Thursday, October 25, 2018

Equine Stomach Health: Omeprazole, Diet Changes, and Ulcers

KER.com - Full Article

September 5, 2018 By Kentucky Equine Research Staff

Omeprazole is the only medication proven to heal gastric ulcers in horses, but veterinarians and nutritionists often recommend diet changes to help combat equine squamous gastric disease (ESGD). Little research has been done to affirm or refute the notion that these diet changes actually help affected horses.

To determine if dietary changes help horses with ESGD, researchers found 34 animals with an ESGD grade of 3 or 4. A score of 3 signifies a large single or extensive superficial lesions, while a score of 4 denotes extensive lesions with areas of apparent deep ulceration. The grading scale goes from 0 (normal) to 4. Each animal was paired with another that had the same ulceration grade and that resided on the same premises, on the same diet, and with approximately the same workload.

After initial gastroscopy (scope 1), one of the horses was assigned to a diet composed of restricted starch, while the other in the pair was maintained on the diet familiar to it. All horses were treated with omeprazole for four weeks. Another gastroscopy (scope 2) was performed on all horses after the four-week omeprazole period. Horses were then taken off omeprazole for six weeks, and a third and final gastroscopy (scope 3) was performed. The horses remained in work throughout the entire trial...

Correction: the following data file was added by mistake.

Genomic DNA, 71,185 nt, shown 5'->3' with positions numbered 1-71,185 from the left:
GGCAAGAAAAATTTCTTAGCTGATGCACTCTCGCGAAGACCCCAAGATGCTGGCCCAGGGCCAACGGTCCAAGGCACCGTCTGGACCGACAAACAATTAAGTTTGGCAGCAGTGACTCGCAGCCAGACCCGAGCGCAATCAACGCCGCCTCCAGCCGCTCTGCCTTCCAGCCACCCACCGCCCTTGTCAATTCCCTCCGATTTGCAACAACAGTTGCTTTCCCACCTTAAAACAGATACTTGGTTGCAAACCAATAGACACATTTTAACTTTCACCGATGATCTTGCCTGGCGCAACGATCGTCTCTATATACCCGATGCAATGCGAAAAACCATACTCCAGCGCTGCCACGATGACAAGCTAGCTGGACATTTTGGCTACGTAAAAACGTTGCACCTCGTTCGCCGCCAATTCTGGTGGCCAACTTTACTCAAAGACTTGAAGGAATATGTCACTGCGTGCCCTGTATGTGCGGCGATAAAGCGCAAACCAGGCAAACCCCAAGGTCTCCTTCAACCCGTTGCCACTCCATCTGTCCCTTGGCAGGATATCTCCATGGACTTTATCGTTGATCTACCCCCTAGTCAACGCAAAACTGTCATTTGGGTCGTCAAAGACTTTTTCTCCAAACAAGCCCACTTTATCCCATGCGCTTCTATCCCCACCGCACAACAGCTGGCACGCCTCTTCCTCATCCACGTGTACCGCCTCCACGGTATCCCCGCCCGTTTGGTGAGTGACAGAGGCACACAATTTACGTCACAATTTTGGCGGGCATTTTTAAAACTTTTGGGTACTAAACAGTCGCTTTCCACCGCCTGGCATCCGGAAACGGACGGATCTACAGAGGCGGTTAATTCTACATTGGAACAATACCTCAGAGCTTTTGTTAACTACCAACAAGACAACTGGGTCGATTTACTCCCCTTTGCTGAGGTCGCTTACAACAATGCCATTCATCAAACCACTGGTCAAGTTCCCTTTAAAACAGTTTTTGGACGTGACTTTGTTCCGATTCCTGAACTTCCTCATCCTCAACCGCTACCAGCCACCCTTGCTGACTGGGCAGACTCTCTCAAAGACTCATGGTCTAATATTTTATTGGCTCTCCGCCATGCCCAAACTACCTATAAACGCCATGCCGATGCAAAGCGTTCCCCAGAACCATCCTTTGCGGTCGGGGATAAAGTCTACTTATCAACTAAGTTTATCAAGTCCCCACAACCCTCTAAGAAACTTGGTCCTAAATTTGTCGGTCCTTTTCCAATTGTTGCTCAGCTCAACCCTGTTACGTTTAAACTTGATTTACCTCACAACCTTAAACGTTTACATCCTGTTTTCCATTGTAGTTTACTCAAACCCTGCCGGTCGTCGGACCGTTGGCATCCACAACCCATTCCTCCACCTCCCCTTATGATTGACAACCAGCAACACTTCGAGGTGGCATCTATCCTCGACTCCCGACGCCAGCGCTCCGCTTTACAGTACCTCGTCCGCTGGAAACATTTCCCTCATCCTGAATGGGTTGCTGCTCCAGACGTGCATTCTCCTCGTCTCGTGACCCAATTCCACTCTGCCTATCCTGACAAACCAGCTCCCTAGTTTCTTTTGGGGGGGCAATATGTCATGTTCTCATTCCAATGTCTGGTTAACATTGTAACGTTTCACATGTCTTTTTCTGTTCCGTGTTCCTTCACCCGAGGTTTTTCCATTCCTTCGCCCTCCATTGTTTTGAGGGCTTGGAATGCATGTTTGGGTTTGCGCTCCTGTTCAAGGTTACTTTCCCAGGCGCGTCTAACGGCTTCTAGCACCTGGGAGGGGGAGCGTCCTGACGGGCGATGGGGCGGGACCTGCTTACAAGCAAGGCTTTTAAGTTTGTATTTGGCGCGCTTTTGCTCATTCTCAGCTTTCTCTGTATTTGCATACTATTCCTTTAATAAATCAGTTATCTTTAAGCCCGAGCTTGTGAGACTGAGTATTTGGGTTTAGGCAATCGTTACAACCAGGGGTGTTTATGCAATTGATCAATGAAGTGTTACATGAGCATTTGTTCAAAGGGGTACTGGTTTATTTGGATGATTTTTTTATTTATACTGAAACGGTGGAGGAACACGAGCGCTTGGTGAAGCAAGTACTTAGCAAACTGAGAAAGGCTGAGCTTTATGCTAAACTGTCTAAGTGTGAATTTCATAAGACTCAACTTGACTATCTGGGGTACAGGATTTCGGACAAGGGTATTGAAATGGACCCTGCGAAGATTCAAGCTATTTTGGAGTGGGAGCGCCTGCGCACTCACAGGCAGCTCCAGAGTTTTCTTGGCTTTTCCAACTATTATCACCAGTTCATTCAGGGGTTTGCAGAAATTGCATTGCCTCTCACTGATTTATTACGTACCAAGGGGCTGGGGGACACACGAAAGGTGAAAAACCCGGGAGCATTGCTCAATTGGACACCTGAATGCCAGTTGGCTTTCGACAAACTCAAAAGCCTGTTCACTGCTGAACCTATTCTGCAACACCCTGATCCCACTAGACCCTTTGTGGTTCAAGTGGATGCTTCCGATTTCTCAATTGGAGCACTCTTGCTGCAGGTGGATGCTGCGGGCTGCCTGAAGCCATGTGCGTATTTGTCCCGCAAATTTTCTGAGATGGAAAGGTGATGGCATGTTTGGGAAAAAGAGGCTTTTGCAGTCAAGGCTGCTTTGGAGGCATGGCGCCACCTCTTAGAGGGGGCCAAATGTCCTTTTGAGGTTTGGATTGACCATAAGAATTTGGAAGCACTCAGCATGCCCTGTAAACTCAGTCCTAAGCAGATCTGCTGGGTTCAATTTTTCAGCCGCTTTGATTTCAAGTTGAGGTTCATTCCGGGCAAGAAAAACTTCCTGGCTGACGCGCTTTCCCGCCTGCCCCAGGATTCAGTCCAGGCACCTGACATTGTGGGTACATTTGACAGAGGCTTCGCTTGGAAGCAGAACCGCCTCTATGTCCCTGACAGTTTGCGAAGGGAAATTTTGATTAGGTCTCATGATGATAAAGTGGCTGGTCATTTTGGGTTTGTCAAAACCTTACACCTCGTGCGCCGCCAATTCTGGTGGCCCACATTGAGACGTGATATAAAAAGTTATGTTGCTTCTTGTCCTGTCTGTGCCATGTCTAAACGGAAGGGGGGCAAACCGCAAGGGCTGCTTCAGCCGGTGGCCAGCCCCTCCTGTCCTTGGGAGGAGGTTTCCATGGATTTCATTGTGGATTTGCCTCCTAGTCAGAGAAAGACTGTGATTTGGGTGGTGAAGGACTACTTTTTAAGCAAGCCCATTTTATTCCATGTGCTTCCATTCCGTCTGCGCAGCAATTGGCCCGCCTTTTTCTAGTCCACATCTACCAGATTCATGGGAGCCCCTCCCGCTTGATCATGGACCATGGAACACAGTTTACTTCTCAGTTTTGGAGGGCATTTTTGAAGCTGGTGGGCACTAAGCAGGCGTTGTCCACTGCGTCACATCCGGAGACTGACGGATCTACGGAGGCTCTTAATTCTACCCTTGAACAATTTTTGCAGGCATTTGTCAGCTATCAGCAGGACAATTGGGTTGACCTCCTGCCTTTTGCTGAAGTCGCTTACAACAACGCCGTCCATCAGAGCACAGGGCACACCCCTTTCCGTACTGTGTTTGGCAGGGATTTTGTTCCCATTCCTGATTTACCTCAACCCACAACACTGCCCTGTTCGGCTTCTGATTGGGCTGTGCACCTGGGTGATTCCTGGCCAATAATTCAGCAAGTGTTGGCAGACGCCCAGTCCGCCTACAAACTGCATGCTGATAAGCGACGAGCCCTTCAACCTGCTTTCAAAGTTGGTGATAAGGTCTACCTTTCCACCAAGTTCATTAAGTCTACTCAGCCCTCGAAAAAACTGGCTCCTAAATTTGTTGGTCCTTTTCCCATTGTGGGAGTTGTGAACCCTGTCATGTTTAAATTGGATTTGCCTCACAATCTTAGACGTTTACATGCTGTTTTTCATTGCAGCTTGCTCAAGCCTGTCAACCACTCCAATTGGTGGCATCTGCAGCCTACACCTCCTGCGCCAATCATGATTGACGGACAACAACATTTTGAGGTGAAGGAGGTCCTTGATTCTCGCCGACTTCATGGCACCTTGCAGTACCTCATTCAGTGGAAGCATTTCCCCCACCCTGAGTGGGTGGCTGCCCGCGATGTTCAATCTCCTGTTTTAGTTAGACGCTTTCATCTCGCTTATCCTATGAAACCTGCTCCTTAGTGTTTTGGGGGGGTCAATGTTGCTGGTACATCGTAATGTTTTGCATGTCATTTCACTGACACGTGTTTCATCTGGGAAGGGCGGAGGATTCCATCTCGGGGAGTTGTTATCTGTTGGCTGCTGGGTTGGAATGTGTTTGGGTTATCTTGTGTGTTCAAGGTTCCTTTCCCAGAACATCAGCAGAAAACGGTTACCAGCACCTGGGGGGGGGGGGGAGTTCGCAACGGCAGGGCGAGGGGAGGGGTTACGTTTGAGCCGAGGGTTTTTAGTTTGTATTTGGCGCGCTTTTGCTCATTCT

Read more here:
https://ker.com/equinews/equine-stomach-health-omeprazole-diet-changes-ulcers/?utm_source=KER+Newsletter&utm_campaign=14d8eeaea4-Seasonal_Spotlight_Fall_2018&utm_medium=email&utm_term=0_0d95781dfc-14d8eeaea4-11166&mc_cid=14d8eeaea4&mc_eid=6283eb0e4a

Wednesday, October 24, 2018

Why Do Horses Eat Dirt?

Equiforce.com
 
One of the most frequently asked question from my clients is “Why does my horse want to eat dirt?  Is she missing something in her diet?”  Well, the question can be answered several ways, as there is not one particular reason why horses engage in this perfectly natural activity. Horses are supposed to eat a certain amount of dirt on a daily basis.